While the Fantastic Four may not be as cool as Spider-Man, as epic as the Avengers, or as badass as the X-men, but if you’re a fan or Marvel Comics, you should be familiar with them, ans for good reason: they are Marvel’s first superhero team since The Golden Era of Comics. They are well known enough to spawn a slew of spin-off comics, three animates cartoons, three movies (though one was unreleased), and a series of video games. Two of them are of course, based on the movies. Those weren’t very well received, but compared to this Acclaim Playstation clunker, they are like BioShock and Mass Effect.

I knew I was in trouble when the game opened up with a series of cornball vignettes about each member of the Fantastic Four that are set to jazz music. In Acclaim’s Fantastic Four, you battle through five stages and fight familiar Fantastic Four villains such as Doctor Doom and Super Skrull. Players have the choice of one of the four, or She-Hulk. Yeah, she’s in there, although she isn’t advertised anywhere on the packaging. Actually, this is not one of the game’s issues that I have a problem with. In fact, this is actually pretty cool. Longtime Marvel fans know that the Fantastic Four has seen several temporary lineup changes. A recent line up included Storm and the Black Panther, while Spider-Man, Wolverine, Ghost Rider, Hulk, Crystal, Ant-Man, and She-Hulk have all been members of the team at one point.

No, the issue I have with the game is with the bland gameplay. Set to the tune of some cheesy jazz tunes you might hear in an elevator, you move sluggishly to the right, beating up generic enemies. Both the Fantastic Four plus one and their opposition are represented by small-looking pre-rendered sprites. As you go between each section, sometimes, one of your players will have to fight one-on-one against Iceman, The Incredible Hulk, or Dragon Man. The point behind these battles is never explained, you just head there randomly. There is also a racing minigame when the game is loading. Surprisingly, it’s more fun than the main game itself. That’s another bad sign. When there is a loading-screen minigame, that means that the load screen is too long and the developers have to do something to cover it up. When this minigame is better implemented than the main game, that’s even worse.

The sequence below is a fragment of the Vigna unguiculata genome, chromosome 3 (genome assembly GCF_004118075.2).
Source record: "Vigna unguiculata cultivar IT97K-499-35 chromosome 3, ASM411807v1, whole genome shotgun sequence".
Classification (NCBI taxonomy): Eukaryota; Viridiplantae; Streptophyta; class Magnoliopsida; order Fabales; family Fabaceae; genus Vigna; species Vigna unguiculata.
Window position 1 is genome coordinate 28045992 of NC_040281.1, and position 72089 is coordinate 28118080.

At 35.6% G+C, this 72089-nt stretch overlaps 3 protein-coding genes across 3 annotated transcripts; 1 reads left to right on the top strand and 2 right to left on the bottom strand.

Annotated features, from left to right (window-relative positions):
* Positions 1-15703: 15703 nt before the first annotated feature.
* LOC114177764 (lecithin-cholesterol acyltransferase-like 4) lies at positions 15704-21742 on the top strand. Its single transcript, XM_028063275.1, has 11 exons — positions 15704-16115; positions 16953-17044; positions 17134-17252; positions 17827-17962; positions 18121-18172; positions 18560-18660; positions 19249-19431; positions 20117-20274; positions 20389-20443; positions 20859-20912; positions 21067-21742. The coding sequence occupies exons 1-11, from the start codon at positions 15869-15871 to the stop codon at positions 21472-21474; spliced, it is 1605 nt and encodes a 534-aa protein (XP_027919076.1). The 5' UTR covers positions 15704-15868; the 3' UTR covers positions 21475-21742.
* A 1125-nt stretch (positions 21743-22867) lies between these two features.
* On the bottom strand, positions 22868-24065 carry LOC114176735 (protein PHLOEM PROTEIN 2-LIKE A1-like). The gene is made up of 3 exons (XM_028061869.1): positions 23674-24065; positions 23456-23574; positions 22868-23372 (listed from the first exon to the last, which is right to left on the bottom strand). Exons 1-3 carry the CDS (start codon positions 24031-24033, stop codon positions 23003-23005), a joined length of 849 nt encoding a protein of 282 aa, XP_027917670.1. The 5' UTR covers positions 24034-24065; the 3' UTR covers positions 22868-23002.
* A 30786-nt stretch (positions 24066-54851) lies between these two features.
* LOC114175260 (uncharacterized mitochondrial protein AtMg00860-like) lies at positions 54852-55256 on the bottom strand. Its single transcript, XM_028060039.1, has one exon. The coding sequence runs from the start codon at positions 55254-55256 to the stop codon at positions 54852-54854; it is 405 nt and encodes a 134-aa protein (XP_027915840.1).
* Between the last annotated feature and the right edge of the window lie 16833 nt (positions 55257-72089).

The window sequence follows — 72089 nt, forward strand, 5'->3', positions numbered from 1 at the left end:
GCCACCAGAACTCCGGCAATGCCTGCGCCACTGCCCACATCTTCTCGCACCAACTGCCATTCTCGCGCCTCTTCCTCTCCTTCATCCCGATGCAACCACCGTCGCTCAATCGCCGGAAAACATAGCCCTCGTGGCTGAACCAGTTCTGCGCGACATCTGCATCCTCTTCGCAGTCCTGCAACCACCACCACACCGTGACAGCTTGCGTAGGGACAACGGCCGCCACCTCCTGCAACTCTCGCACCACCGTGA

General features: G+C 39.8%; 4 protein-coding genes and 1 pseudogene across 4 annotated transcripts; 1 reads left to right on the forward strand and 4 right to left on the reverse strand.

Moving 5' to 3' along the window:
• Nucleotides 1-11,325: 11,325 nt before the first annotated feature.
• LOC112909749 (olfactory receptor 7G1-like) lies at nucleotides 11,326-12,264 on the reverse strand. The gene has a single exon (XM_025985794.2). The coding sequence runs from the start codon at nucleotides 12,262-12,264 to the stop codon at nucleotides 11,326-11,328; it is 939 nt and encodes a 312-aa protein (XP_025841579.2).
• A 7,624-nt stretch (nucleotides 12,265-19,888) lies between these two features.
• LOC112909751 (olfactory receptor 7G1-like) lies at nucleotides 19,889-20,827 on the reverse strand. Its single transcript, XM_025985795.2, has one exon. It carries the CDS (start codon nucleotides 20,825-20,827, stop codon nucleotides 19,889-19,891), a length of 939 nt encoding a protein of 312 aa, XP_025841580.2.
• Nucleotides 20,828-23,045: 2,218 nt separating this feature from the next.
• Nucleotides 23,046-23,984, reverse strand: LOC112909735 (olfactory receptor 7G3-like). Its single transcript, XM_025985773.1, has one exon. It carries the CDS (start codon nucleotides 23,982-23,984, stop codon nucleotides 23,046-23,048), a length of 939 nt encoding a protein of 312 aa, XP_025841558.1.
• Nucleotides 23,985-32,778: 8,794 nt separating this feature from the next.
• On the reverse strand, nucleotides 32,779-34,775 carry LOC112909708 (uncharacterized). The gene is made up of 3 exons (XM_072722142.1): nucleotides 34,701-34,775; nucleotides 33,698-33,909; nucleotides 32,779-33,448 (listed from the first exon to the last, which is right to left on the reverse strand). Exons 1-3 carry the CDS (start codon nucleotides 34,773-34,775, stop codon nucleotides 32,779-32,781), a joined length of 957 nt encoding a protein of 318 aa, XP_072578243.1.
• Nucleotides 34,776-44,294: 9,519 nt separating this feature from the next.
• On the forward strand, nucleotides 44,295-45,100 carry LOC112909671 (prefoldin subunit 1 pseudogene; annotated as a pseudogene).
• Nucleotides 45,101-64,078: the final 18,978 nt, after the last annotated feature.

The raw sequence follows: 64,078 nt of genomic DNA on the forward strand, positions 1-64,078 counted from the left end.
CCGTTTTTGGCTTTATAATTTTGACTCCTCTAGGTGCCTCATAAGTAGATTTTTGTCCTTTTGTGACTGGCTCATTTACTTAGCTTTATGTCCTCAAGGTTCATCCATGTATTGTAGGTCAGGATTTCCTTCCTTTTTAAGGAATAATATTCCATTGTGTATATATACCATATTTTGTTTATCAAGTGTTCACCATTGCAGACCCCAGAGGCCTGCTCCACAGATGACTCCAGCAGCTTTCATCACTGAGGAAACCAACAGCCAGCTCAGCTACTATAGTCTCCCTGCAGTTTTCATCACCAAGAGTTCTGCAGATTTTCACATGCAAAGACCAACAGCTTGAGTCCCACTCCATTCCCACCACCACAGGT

Apparently it’s impossible to make a good game featuring the Fantastic Four. Thankfully, both Marvel Ultimate Alliance games feature the Fantastic Four as playable characters, so if you’re a fan of the Fantastic, you’re better off grabbing one of them instead.